Sadly its just a shadow of its former self on here. It was never big but there were more contributors and people stuck around more for comments and input. I dont get around on the Vine much since I dont have the time so Im not sure whats happening beyond the borders of this forum.
If you want to check out my older classic style and were I was when I first got on Comic Vine, I was @davidr when I started. As I improved I changed profiles to what you see now.
Sorry I carried on hehe, feeling nostalgic.... ;P
BTW, that Conan piece in the market I believe I was like 17 but Gil Kane was a strong influence on me at the time.
I believe those posts were deleted for me by ComicVine? Since I'm new to this site, I think I posted a few replies/comments where I wasn't supposed to and I was accused of "spamming"...not sure? But anyways, I got that cleared up. Funny!
Yeah, similar to yourself, I haven't really been drawing seriously for awhile besides the occasional doodle or sketch and I'm just now getting back into it. I guess I've found that joy and excitement for comic books and drawing again, I seem to do that from time to time...hm?!
Anyways, yeah no doubt, I definitely get what your saying about a certain style or look comic book publishers look for in todays mainstream market. And your right, it's about individualization and finding your own voice or "style" that would appeal to that market...practice, practice, practice. That's kinda where I'm at currently with my art...just trying to get better and trying to improve...and perhaps find a "style" along the way.
But realistically, I'm not that naïve to think that I could even do mainstream comic book publishing work, my drawing ability or skill just isn't no where near that level. Besides, If I had to venture a guess, I would say a very high percentage of comic books being produced in todays market are done digitally; whether in whole or part...penciling, inking, etc. again, I'm just not at that level. However, I am kicking the idea around about investing in some digital hardware and trying my hand at producing some art digitally...so we'll see?!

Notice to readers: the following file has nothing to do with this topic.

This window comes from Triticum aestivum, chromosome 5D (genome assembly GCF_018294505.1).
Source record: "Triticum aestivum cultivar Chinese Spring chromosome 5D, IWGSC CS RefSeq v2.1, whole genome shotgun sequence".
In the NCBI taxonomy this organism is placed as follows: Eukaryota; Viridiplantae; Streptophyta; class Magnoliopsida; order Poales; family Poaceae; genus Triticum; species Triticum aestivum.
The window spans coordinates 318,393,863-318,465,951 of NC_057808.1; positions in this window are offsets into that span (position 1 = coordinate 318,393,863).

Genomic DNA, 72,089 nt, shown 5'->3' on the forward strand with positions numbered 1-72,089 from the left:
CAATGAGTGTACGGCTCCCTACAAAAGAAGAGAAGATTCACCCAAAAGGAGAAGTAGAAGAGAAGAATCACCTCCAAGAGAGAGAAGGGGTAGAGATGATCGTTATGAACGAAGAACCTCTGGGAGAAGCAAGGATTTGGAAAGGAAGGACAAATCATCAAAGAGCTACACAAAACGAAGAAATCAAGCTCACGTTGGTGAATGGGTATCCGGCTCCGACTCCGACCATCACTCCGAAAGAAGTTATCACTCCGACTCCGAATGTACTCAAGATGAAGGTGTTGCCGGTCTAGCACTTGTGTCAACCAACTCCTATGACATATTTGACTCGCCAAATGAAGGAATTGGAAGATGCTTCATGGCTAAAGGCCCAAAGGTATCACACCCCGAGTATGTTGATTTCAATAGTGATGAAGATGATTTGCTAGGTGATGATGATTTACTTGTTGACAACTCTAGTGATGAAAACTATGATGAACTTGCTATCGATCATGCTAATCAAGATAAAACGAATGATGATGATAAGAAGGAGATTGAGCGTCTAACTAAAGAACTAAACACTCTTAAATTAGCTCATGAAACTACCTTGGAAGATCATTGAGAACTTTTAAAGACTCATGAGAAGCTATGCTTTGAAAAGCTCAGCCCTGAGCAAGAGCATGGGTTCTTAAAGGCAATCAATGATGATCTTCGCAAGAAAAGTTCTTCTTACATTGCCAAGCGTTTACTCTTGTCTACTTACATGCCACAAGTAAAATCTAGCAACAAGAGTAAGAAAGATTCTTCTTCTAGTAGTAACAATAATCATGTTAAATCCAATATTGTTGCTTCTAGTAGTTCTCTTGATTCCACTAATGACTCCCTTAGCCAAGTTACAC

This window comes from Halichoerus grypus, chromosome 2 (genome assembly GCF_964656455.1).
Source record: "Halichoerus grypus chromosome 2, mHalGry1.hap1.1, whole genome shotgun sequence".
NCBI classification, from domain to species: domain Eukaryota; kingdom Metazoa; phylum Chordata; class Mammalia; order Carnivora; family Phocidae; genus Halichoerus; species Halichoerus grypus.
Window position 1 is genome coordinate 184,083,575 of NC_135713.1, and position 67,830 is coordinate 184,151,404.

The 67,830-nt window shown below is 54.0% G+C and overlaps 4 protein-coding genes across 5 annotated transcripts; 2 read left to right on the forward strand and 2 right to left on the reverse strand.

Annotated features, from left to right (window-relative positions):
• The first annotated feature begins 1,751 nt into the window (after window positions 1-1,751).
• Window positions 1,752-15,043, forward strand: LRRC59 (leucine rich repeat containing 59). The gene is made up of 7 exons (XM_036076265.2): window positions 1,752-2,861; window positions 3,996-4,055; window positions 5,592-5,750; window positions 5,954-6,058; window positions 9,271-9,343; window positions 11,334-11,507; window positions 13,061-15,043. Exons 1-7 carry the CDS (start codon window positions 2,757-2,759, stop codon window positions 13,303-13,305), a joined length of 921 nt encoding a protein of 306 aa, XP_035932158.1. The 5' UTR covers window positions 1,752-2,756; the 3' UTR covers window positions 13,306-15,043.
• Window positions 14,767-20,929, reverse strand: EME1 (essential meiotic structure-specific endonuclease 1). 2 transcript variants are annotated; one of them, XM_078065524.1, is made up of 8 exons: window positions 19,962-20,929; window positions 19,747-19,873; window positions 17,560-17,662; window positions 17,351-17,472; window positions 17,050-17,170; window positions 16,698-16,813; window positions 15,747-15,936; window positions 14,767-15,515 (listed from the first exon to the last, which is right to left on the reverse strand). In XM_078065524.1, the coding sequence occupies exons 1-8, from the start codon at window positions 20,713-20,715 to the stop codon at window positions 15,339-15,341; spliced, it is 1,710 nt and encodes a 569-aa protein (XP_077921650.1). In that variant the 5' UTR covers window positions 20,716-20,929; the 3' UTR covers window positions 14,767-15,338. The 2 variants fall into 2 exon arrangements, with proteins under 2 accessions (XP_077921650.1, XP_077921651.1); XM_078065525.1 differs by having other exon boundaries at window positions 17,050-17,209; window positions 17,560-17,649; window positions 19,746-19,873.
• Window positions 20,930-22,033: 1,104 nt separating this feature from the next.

BTW, I had a chance to check out some of your older stuff, and let me tell you...great stuff man!!! It looks like you started out traditional and made the transition to digital; if so, when? Perhaps you can give me some advice on where to start?
Berni Wrightson, Barry Windsor-Smith, Gil "up the nose artist" Kane...what?!!!….comic book royalty. I read somewhere that even at the height of his career, Gil Kane still took about an hour a day to study and draw anatomy before he actually worked on any of his page or cover work...true legend in the field of comics.
Hey man thanks, yeah if I can I will give you heads up on some of the things I have learned when switching to digital. Traditional artists many times like to criticize digital artists and that may be for their own shortcomings dealing with the changes and expense to the platform. Some just feel that its cheating and turn their noses up at it but the ones that are curious and want to expand on their tools are usually the ones that want to experiment. Let me know when you are ready and I will at least get you started on some basics. It can be relatively inexpensive but can also cost a heavy penny so let me know your needs and we can go from there.